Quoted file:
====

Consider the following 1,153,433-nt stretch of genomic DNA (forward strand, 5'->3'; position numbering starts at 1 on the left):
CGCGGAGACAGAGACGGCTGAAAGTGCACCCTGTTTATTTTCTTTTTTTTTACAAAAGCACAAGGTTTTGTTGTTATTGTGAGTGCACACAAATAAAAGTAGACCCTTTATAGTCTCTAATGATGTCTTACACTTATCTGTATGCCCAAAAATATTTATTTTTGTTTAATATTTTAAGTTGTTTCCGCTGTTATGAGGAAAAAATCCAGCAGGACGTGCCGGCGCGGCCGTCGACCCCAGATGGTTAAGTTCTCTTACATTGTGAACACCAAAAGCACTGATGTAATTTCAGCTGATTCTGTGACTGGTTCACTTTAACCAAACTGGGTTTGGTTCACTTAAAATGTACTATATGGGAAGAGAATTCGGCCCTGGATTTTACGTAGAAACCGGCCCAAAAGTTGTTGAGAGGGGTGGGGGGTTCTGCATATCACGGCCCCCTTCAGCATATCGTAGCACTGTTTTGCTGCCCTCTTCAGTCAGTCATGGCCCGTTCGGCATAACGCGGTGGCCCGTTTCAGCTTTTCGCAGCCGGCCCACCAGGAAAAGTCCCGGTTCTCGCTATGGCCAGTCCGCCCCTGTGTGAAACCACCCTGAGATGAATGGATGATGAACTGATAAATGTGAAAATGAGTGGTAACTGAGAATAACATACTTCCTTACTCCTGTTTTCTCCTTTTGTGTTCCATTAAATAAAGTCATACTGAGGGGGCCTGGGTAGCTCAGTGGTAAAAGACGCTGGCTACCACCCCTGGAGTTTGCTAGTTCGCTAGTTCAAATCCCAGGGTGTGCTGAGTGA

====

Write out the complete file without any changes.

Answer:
Consider the following 1,153,433-nt stretch of genomic DNA (forward strand, 5'->3'; position numbering starts at 1 on the left):
CGCGGAGACAGAGACGGCTGAAAGTGCACCCTGTTTATTTTCTTTTTTTTTACAAAAGCACAAGGTTTTGTTGTTATTGTGAGTGCACACAAATAAAAGTAGACCCTTTATAGTCTCTAATGATGTCTTACACTTATCTGTATGCCCAAAAATATTTATTTTTGTTTAATATTTTAAGTTGTTTCCGCTGTTATGAGGAAAAAATCCAGCAGGACGTGCCGGCGCGGCCGTCGACCCCAGATGGTTAAGTTCTCTTACATTGTGAACACCAAAAGCACTGATGTAATTTCAGCTGATTCTGTGACTGGTTCACTTTAACCAAACTGGGTTTGGTTCACTTAAAATGTACTATATGGGAAGAGAATTCGGCCCTGGATTTTACGTAGAAACCGGCCCAAAAGTTGTTGAGAGGGGTGGGGGGTTCTGCATATCACGGCCCCCTTCAGCATATCGTAGCACTGTTTTGCTGCCCTCTTCAGTCAGTCATGGCCCGTTCGGCATAACGCGGTGGCCCGTTTCAGCTTTTCGCAGCCGGCCCACCAGGAAAAGTCCCGGTTCTCGCTATGGCCAGTCCGCCCCTGTGTGAAACCACCCTGAGATGAATGGATGATGAACTGATAAATGTGAAAATGAGTGGTAACTGAGAATAACATACTTCCTTACTCCTGTTTTCTCCTTTTGTGTTCCATTAAATAAAGTCATACTGAGGGGGCCTGGGTAGCTCAGTGGTAAAAGACGCTGGCTACCACCCCTGGAGTTTGCTAGTTCGCTAGTTCAAATCCCAGGGTGTGCTGAGTGA